Eugene Onegin is the master work of the poet whom Russians regard as the fountainhead of their literature. Set in 1820s imperial Russia, Pushkin's novel in verse follows the emotions and destiny of three men - Onegin the bored fop, Lensky the minor elegiast, and a stylized Pushkin himself - and the fates and affections of three women - Tatiana the provincial beauty, her sister Olga, and Pushkin's mercurial Muse. Engaging, full of suspense, and varied in tone, it also portrays a large cast of other characters and offers the reader many literary, philosophical, and autobiographical digressions, often in a highly satirical vein. Eugene Onegin was Pushkin's own favourite work, and it shows him attempting to transform himself from a romantic poet into a realistic novelist. Eugene Onegin was Pushkin's own favourite work, and this new translation by Stanley Mitchell conveys the literal sense and the poetic music of the original.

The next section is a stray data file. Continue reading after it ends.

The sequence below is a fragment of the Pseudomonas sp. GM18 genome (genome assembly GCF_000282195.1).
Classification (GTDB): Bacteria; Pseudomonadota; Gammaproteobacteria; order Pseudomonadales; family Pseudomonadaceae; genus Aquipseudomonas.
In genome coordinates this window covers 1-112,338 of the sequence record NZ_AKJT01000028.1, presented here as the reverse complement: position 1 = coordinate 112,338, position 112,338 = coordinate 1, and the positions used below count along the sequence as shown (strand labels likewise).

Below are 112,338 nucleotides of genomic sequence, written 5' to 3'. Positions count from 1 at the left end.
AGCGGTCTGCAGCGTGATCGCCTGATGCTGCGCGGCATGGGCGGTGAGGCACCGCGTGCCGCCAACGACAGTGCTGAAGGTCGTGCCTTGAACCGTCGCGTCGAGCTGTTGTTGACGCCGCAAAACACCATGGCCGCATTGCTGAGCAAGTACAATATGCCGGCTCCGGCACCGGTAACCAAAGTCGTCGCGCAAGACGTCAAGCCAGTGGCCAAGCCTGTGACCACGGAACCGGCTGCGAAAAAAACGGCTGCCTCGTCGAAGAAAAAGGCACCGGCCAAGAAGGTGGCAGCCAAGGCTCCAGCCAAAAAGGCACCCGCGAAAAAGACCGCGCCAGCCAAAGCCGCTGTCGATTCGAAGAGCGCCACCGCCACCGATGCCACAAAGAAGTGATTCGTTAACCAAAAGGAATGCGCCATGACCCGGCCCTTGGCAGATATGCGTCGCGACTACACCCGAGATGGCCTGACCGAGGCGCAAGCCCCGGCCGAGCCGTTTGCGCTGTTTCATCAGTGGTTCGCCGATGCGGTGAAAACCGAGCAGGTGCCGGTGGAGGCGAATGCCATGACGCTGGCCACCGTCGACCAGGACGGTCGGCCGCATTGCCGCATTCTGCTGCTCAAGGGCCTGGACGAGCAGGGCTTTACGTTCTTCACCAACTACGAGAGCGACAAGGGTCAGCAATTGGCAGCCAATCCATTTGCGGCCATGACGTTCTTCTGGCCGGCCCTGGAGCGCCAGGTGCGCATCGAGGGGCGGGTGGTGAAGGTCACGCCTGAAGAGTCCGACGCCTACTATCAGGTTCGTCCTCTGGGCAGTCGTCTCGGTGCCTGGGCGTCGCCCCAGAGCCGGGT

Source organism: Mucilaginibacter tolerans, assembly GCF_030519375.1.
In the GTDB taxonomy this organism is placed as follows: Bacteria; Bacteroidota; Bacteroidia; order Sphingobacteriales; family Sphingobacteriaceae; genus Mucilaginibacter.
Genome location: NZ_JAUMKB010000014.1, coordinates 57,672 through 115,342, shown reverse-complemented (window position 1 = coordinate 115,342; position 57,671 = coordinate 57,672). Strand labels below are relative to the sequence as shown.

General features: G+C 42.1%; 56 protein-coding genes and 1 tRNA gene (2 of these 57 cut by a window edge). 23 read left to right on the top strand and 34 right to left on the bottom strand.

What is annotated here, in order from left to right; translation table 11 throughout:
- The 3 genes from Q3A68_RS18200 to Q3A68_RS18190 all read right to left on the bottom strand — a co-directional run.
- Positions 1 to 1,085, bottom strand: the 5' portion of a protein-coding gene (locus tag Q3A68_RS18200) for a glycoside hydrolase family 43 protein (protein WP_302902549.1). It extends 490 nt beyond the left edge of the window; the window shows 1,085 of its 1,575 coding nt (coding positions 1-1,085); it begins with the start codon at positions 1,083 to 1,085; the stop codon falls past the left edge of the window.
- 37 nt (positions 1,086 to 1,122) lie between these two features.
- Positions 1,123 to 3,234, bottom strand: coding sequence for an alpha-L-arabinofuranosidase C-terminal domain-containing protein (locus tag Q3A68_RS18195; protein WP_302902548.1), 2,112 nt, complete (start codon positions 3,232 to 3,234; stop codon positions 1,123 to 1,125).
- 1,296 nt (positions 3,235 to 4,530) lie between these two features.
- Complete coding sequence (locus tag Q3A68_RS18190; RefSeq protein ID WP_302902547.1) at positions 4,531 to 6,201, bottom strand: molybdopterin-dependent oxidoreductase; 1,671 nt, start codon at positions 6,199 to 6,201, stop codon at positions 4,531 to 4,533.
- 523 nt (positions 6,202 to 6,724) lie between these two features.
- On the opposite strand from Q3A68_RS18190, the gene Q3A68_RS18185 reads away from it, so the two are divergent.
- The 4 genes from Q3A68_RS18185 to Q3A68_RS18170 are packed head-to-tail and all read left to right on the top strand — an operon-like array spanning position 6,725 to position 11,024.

Not being a massive fan of poetry, I wasn't sure what to expect when starting this "Novel in Verse". But how is it possible not to love Pushkin? The writing was simply beautiful and I think the translator, Stanley Mitchell, deserves a lot of praise for containing the beauty of Pushkin's writing in his translation. It was also incredibly readable, unlike some other novels from this period which can trip you up with the language and descriptions. To anyone looking to read Pushkin for the first time I'd definitely recommend the 2008 Penguin Classics edition as the translation is beautiful and easy to read, peppered with many helpful footnotes. I'm glad that my European Literature module gave me the chance to read this and have to say that I'm slowly warming up to poetry! 8/10